The application of this principle does not mean that suddenly the company is considered as not being incorporated but the meaning of this principle is that the fact of the incorporation of a company will be ignored by the court in order to decide in certain circumstances that in case of a particular transaction, it has been decided by the court or the legislature that the will not be considered as having a distinct identity (Pennington, 1995). The decision is always difficult for the courts whether to lift the corporate veil in a particular case or not. In such a case, the court has to decide where the loss should lie. As discussed above in Salmon's case and also in Lee v Lee's Air Farming Ltd (1961), if by simply applying the principle of separate entity, may cause extreme results. With the passage of time, the courts have moved away from the strict application of the principle provided in Salmon's case in order to deal with the difficult situations so that they can adopt a more interventionist approach while trying to achieve justice under certain circumstances.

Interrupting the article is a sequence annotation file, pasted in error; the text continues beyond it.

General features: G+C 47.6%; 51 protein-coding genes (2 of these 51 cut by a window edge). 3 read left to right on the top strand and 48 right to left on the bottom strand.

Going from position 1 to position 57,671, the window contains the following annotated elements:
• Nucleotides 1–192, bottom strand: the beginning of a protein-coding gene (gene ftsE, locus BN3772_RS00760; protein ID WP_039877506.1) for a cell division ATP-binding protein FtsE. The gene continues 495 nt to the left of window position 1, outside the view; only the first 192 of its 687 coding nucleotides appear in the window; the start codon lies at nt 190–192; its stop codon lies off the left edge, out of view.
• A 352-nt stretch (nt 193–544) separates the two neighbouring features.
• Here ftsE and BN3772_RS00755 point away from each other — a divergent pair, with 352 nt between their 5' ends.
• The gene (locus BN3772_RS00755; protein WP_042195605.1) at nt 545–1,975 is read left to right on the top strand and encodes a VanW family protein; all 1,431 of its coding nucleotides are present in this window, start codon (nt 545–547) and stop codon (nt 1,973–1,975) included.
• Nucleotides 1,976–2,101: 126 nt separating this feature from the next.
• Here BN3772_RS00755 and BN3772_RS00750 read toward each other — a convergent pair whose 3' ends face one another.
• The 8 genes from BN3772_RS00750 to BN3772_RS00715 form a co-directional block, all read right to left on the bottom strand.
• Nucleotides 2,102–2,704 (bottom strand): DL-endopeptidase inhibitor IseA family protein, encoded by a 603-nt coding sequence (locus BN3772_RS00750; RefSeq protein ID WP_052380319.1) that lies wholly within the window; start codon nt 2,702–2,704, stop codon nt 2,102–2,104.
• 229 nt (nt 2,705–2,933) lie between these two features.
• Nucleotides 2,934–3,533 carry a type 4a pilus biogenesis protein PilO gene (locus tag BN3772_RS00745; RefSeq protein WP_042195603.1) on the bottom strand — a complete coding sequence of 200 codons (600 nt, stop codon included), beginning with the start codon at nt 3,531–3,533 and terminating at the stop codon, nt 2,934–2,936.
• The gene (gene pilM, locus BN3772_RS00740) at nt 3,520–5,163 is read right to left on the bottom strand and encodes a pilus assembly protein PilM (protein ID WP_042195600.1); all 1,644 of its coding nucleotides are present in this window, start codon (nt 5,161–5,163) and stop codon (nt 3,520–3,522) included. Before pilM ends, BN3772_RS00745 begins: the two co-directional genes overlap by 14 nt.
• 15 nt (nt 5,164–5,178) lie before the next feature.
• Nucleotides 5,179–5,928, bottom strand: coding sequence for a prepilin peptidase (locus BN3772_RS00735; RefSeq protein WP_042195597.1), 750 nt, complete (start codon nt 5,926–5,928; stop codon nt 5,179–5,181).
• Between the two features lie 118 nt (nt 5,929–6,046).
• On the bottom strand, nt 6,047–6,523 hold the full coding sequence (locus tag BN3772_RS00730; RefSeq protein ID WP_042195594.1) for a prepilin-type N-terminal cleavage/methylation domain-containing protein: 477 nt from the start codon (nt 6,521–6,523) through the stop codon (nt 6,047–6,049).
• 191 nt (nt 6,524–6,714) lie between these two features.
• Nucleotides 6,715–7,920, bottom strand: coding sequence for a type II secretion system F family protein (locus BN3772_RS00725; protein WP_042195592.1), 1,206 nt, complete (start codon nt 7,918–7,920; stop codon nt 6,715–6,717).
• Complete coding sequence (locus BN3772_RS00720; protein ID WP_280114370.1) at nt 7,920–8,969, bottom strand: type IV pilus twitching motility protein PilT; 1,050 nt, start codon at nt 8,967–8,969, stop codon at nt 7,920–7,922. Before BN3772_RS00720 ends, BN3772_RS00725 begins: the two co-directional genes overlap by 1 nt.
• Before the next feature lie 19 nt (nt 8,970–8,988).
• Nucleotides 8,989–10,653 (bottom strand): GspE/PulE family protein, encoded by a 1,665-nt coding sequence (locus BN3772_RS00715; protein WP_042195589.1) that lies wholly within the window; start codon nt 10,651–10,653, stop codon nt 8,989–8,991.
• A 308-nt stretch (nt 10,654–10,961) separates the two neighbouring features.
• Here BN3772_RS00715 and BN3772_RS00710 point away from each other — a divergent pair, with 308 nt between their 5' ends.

Arguments For and Against the Corporate Entity Principle